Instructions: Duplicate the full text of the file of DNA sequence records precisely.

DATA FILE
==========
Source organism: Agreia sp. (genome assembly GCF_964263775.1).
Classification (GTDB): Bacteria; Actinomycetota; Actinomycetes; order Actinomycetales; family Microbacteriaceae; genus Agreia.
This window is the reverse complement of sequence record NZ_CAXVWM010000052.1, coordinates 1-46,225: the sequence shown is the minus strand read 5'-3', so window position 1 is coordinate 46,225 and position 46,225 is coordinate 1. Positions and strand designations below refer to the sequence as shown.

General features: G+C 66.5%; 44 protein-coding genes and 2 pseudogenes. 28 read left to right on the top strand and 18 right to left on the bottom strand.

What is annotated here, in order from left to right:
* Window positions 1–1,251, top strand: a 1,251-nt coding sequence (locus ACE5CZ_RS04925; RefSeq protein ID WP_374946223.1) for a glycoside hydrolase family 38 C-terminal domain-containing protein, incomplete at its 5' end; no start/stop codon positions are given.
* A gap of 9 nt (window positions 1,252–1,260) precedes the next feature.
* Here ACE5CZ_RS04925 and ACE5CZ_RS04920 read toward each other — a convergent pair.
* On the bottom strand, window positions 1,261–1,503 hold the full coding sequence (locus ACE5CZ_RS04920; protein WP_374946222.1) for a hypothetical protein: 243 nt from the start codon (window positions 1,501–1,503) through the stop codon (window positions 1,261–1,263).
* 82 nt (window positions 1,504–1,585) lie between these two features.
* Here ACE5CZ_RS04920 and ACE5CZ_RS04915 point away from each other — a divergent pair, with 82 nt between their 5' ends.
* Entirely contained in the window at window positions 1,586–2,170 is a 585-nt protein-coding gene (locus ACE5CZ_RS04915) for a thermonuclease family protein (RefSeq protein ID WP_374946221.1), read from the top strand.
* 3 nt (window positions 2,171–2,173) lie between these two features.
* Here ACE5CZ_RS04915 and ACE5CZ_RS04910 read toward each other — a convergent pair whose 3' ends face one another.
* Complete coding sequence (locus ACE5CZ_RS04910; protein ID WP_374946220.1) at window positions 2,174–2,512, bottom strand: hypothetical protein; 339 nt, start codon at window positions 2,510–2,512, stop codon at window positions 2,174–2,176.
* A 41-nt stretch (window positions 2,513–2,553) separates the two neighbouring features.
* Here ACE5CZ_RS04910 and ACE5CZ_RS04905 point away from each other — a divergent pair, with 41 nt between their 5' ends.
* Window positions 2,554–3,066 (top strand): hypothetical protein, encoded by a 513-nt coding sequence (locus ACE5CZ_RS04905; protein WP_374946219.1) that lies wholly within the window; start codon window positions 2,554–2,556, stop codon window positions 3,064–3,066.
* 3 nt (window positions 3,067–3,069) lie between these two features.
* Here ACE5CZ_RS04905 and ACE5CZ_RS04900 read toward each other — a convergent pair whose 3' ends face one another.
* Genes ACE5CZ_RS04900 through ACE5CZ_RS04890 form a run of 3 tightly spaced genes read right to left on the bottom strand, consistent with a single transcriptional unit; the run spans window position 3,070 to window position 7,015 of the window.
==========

Source organism: Agreia sp. (genome assembly GCF_964263775.1).
Classification (GTDB): Bacteria; Actinomycetota; Actinomycetes; order Actinomycetales; family Microbacteriaceae; genus Agreia.
This window is the reverse complement of sequence record NZ_CAXVWM010000052.1, coordinates 1-46,225: the sequence shown is the minus strand read 5'-3', so window position 1 is coordinate 46,225 and position 46,225 is coordinate 1. Positions and strand designations below refer to the sequence as shown.

General features: G+C 66.5%; 44 protein-coding genes and 2 pseudogenes. 28 read left to right on the top strand and 18 right to left on the bottom strand.

What is annotated here, in order from left to right:
* Window positions 1–1,251, top strand: a 1,251-nt coding sequence (locus ACE5CZ_RS04925; RefSeq protein ID WP_374946223.1) for a glycoside hydrolase family 38 C-terminal domain-containing protein, incomplete at its 5' end; no start/stop codon positions are given.
* A gap of 9 nt (window positions 1,252–1,260) precedes the next feature.
* Here ACE5CZ_RS04925 and ACE5CZ_RS04920 read toward each other — a convergent pair.
* On the bottom strand, window positions 1,261–1,503 hold the full coding sequence (locus ACE5CZ_RS04920; protein WP_374946222.1) for a hypothetical protein: 243 nt from the start codon (window positions 1,501–1,503) through the stop codon (window positions 1,261–1,263).
* 82 nt (window positions 1,504–1,585) lie between these two features.
* Here ACE5CZ_RS04920 and ACE5CZ_RS04915 point away from each other — a divergent pair, with 82 nt between their 5' ends.
* Entirely contained in the window at window positions 1,586–2,170 is a 585-nt protein-coding gene (locus ACE5CZ_RS04915) for a thermonuclease family protein (RefSeq protein ID WP_374946221.1), read from the top strand.
* 3 nt (window positions 2,171–2,173) lie between these two features.
* Here ACE5CZ_RS04915 and ACE5CZ_RS04910 read toward each other — a convergent pair whose 3' ends face one another.
* Complete coding sequence (locus ACE5CZ_RS04910; protein ID WP_374946220.1) at window positions 2,174–2,512, bottom strand: hypothetical protein; 339 nt, start codon at window positions 2,510–2,512, stop codon at window positions 2,174–2,176.
* A 41-nt stretch (window positions 2,513–2,553) separates the two neighbouring features.
* Here ACE5CZ_RS04910 and ACE5CZ_RS04905 point away from each other — a divergent pair, with 41 nt between their 5' ends.
* Window positions 2,554–3,066 (top strand): hypothetical protein, encoded by a 513-nt coding sequence (locus ACE5CZ_RS04905; protein WP_374946219.1) that lies wholly within the window; start codon window positions 2,554–2,556, stop codon window positions 3,064–3,066.
* 3 nt (window positions 3,067–3,069) lie between these two features.
* Here ACE5CZ_RS04905 and ACE5CZ_RS04900 read toward each other — a convergent pair whose 3' ends face one another.
* Genes ACE5CZ_RS04900 through ACE5CZ_RS04890 form a run of 3 tightly spaced genes read right to left on the bottom strand, consistent with a single transcriptional unit; the run spans window position 3,070 to window position 7,015 of the window.